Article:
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  1. Pirate Clerihews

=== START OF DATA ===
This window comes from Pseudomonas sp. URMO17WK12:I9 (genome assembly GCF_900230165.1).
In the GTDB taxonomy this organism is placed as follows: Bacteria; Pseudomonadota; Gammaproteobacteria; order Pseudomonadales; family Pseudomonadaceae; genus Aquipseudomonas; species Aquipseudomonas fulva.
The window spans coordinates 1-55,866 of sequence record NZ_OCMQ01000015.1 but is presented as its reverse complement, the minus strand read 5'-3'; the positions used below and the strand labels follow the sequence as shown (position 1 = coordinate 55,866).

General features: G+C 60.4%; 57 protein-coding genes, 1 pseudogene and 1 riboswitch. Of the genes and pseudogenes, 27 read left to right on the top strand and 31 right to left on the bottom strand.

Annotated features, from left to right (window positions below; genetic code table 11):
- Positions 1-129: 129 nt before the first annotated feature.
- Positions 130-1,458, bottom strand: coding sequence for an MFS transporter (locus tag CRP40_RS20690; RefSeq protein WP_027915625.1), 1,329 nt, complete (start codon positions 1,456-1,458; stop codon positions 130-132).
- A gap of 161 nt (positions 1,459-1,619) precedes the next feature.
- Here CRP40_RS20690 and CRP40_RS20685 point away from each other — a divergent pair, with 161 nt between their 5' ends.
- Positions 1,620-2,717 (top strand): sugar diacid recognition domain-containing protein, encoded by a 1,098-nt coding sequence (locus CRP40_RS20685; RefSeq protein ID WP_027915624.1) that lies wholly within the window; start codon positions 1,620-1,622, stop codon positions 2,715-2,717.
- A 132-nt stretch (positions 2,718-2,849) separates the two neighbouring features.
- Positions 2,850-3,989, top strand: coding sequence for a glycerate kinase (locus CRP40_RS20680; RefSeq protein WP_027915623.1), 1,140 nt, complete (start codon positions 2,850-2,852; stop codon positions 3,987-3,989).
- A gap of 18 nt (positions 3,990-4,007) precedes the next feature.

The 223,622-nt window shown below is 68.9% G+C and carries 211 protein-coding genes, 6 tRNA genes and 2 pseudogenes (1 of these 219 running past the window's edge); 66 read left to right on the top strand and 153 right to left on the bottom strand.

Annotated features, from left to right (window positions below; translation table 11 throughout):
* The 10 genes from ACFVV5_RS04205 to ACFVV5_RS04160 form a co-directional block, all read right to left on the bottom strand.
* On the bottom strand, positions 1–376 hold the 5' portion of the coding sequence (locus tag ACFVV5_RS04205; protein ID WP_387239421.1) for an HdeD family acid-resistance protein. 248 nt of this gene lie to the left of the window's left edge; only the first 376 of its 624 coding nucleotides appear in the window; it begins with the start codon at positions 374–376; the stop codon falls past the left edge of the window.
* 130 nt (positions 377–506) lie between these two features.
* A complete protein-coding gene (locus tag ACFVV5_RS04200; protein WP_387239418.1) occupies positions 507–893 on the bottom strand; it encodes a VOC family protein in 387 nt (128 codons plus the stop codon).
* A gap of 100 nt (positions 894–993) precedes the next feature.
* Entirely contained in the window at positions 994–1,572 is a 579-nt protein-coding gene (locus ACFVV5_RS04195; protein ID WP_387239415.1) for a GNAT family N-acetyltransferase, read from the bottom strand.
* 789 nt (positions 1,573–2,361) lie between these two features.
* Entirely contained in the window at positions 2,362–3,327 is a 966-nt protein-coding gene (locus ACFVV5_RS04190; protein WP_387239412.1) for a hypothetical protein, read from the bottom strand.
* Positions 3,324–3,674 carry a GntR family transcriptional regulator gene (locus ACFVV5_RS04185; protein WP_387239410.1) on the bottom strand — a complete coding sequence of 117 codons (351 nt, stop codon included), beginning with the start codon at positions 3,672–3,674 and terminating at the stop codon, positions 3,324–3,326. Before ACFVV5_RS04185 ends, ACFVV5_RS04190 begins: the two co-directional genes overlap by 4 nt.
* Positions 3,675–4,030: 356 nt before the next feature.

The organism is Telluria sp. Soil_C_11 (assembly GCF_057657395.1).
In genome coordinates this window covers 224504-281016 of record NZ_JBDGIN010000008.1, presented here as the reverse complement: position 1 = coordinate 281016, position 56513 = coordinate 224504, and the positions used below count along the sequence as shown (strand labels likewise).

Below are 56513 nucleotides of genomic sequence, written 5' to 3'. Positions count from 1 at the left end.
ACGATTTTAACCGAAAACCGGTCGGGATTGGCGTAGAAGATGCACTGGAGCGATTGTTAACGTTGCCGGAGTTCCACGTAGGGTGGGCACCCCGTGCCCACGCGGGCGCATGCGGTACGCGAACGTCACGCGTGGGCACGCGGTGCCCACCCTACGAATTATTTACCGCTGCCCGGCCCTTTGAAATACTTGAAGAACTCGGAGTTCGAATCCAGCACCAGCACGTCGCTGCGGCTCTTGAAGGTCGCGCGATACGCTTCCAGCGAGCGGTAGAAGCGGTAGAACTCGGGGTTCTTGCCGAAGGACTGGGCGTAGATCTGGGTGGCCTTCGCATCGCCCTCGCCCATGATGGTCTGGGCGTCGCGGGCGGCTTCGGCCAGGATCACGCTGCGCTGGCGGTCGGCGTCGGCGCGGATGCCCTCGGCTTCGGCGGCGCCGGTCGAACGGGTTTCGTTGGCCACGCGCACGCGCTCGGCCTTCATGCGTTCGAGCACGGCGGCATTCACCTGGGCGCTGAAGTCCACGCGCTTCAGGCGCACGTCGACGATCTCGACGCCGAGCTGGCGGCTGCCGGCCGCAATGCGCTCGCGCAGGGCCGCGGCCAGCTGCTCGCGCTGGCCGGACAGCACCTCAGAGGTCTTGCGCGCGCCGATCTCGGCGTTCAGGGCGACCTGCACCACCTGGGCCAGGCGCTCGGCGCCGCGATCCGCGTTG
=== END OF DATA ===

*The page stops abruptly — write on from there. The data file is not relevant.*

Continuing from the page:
A "clerihew" is a whimsical, four-line biographical poem invented by Edmund Clerihew Bentley. A clerihew has the following properties: It is biographical and usually whimsical, showing the subject from an unusual point of view; it pokes fun at mostly famous people It has four lines of irregular length and metre (for comic effect) The rhyme structure is AABB; the subject matter and wording are often humorously contrived in order to achieve a rhyme, including the use of phrases in Latin, French and other non-English Languages The first line contains, and may consist solely of, the subject's name. Clerihews are not satirical or abusive, but they target famous individuals and reposition them in an absurd, anachronistic or commonplace setting, often giving them an over-simplified and slightly garbled description. The unbalanced and unpolished poetic meter and line length parody the limerick, and the clerihew in form also parodies the eulogy. Here's an example of a pirate clerihew, written by yours truly - Edward Teach Left his body on the beach But his black beard and his frown Are off to Hampton town. Try your hand at one of these and it may become famous. I am always looking for new pirate-themed material to use in one of the Seadog Slam shows. If the Pub can come up with a couple more, maybe I'll use this as a sight-reading round. Here's another - Henry Avery Tried all kinds of knavery But he gave the world a slip After taking just one moghul ship! Your turn . . .